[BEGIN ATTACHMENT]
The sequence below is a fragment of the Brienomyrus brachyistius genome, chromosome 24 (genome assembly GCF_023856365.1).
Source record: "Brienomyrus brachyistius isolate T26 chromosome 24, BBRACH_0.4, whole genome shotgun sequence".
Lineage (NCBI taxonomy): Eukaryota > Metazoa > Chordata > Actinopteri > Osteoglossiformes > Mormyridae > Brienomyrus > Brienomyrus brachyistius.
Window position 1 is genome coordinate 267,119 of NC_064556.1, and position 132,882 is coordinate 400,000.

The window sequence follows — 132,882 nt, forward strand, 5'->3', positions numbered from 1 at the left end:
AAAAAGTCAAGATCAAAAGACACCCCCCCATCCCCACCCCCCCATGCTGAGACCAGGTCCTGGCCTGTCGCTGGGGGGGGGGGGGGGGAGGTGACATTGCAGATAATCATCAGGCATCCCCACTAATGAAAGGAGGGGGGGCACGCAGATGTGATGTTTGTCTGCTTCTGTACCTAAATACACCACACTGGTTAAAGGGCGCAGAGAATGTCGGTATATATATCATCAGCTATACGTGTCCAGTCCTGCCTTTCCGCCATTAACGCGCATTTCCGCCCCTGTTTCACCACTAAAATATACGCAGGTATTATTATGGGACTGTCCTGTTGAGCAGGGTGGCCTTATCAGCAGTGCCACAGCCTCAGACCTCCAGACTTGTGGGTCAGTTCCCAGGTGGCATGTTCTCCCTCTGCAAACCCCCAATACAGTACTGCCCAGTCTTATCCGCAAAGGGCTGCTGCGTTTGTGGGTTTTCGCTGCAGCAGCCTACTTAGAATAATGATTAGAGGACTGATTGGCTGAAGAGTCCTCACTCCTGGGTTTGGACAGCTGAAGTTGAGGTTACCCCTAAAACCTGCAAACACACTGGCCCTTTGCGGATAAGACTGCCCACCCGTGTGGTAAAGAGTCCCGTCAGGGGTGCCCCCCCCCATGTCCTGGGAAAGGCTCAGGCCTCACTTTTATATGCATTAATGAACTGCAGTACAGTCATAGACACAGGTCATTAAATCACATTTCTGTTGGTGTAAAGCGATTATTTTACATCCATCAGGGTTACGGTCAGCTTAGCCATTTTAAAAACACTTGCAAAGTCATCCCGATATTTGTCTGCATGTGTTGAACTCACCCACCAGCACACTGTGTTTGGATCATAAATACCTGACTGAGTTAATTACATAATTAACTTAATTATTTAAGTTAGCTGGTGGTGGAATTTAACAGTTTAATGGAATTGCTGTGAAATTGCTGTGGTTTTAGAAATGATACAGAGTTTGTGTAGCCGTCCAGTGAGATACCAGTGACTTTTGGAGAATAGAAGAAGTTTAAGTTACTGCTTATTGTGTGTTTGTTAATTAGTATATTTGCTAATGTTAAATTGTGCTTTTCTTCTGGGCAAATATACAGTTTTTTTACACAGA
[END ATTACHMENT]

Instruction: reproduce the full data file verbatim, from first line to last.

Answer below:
The sequence below is a fragment of the Brienomyrus brachyistius genome, chromosome 24 (genome assembly GCF_023856365.1).
Source record: "Brienomyrus brachyistius isolate T26 chromosome 24, BBRACH_0.4, whole genome shotgun sequence".
Lineage (NCBI taxonomy): Eukaryota > Metazoa > Chordata > Actinopteri > Osteoglossiformes > Mormyridae > Brienomyrus > Brienomyrus brachyistius.
Window position 1 is genome coordinate 267,119 of NC_064556.1, and position 132,882 is coordinate 400,000.

The window sequence follows — 132,882 nt, forward strand, 5'->3', positions numbered from 1 at the left end:
AAAAAGTCAAGATCAAAAGACACCCCCCCATCCCCACCCCCCCATGCTGAGACCAGGTCCTGGCCTGTCGCTGGGGGGGGGGGGGGGGAGGTGACATTGCAGATAATCATCAGGCATCCCCACTAATGAAAGGAGGGGGGGCACGCAGATGTGATGTTTGTCTGCTTCTGTACCTAAATACACCACACTGGTTAAAGGGCGCAGAGAATGTCGGTATATATATCATCAGCTATACGTGTCCAGTCCTGCCTTTCCGCCATTAACGCGCATTTCCGCCCCTGTTTCACCACTAAAATATACGCAGGTATTATTATGGGACTGTCCTGTTGAGCAGGGTGGCCTTATCAGCAGTGCCACAGCCTCAGACCTCCAGACTTGTGGGTCAGTTCCCAGGTGGCATGTTCTCCCTCTGCAAACCCCCAATACAGTACTGCCCAGTCTTATCCGCAAAGGGCTGCTGCGTTTGTGGGTTTTCGCTGCAGCAGCCTACTTAGAATAATGATTAGAGGACTGATTGGCTGAAGAGTCCTCACTCCTGGGTTTGGACAGCTGAAGTTGAGGTTACCCCTAAAACCTGCAAACACACTGGCCCTTTGCGGATAAGACTGCCCACCCGTGTGGTAAAGAGTCCCGTCAGGGGTGCCCCCCCCCATGTCCTGGGAAAGGCTCAGGCCTCACTTTTATATGCATTAATGAACTGCAGTACAGTCATAGACACAGGTCATTAAATCACATTTCTGTTGGTGTAAAGCGATTATTTTACATCCATCAGGGTTACGGTCAGCTTAGCCATTTTAAAAACACTTGCAAAGTCATCCCGATATTTGTCTGCATGTGTTGAACTCACCCACCAGCACACTGTGTTTGGATCATAAATACCTGACTGAGTTAATTACATAATTAACTTAATTATTTAAGTTAGCTGGTGGTGGAATTTAACAGTTTAATGGAATTGCTGTGAAATTGCTGTGGTTTTAGAAATGATACAGAGTTTGTGTAGCCGTCCAGTGAGATACCAGTGACTTTTGGAGAATAGAAGAAGTTTAAGTTACTGCTTATTGTGTGTTTGTTAATTAGTATATTTGCTAATGTTAAATTGTGCTTTTCTTCTGGGCAAATATACAGTTTTTTTACACAGA